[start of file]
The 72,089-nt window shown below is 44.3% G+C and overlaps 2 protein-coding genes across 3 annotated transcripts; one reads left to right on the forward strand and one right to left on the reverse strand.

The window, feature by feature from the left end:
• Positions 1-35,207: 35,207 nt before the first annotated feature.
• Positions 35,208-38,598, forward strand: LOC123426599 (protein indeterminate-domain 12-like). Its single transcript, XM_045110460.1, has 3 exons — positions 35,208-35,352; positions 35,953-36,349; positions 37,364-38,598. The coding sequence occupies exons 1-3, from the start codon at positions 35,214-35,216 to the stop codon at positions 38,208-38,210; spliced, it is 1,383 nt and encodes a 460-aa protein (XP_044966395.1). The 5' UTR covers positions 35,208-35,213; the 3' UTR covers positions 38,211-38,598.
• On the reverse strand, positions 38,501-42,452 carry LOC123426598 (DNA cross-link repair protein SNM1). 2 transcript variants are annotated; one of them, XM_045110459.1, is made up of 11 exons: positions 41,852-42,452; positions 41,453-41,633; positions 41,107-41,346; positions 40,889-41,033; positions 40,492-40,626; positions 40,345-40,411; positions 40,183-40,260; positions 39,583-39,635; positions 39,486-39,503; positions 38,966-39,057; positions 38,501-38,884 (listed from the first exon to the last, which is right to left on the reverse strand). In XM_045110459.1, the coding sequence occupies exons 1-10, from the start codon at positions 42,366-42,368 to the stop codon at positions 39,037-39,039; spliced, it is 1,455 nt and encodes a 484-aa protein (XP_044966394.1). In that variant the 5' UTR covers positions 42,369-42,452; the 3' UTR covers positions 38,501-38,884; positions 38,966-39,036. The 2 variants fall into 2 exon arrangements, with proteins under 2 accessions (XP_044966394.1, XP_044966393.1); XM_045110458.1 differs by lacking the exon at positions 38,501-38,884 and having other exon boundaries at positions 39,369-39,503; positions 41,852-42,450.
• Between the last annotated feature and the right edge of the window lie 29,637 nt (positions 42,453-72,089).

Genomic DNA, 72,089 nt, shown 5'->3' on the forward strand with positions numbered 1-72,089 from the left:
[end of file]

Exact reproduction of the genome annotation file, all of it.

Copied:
The 72,089-nt window shown below is 44.3% G+C and overlaps 2 protein-coding genes across 3 annotated transcripts; one reads left to right on the forward strand and one right to left on the reverse strand.

The window, feature by feature from the left end:
• Positions 1-35,207: 35,207 nt before the first annotated feature.
• Positions 35,208-38,598, forward strand: LOC123426599 (protein indeterminate-domain 12-like). Its single transcript, XM_045110460.1, has 3 exons — positions 35,208-35,352; positions 35,953-36,349; positions 37,364-38,598. The coding sequence occupies exons 1-3, from the start codon at positions 35,214-35,216 to the stop codon at positions 38,208-38,210; spliced, it is 1,383 nt and encodes a 460-aa protein (XP_044966395.1). The 5' UTR covers positions 35,208-35,213; the 3' UTR covers positions 38,211-38,598.
• On the reverse strand, positions 38,501-42,452 carry LOC123426598 (DNA cross-link repair protein SNM1). 2 transcript variants are annotated; one of them, XM_045110459.1, is made up of 11 exons: positions 41,852-42,452; positions 41,453-41,633; positions 41,107-41,346; positions 40,889-41,033; positions 40,492-40,626; positions 40,345-40,411; positions 40,183-40,260; positions 39,583-39,635; positions 39,486-39,503; positions 38,966-39,057; positions 38,501-38,884 (listed from the first exon to the last, which is right to left on the reverse strand). In XM_045110459.1, the coding sequence occupies exons 1-10, from the start codon at positions 42,366-42,368 to the stop codon at positions 39,037-39,039; spliced, it is 1,455 nt and encodes a 484-aa protein (XP_044966394.1). In that variant the 5' UTR covers positions 42,369-42,452; the 3' UTR covers positions 38,501-38,884; positions 38,966-39,036. The 2 variants fall into 2 exon arrangements, with proteins under 2 accessions (XP_044966394.1, XP_044966393.1); XM_045110458.1 differs by lacking the exon at positions 38,501-38,884 and having other exon boundaries at positions 39,369-39,503; positions 41,852-42,450.
• Between the last annotated feature and the right edge of the window lie 29,637 nt (positions 42,453-72,089).

Genomic DNA, 72,089 nt, shown 5'->3' on the forward strand with positions numbered 1-72,089 from the left: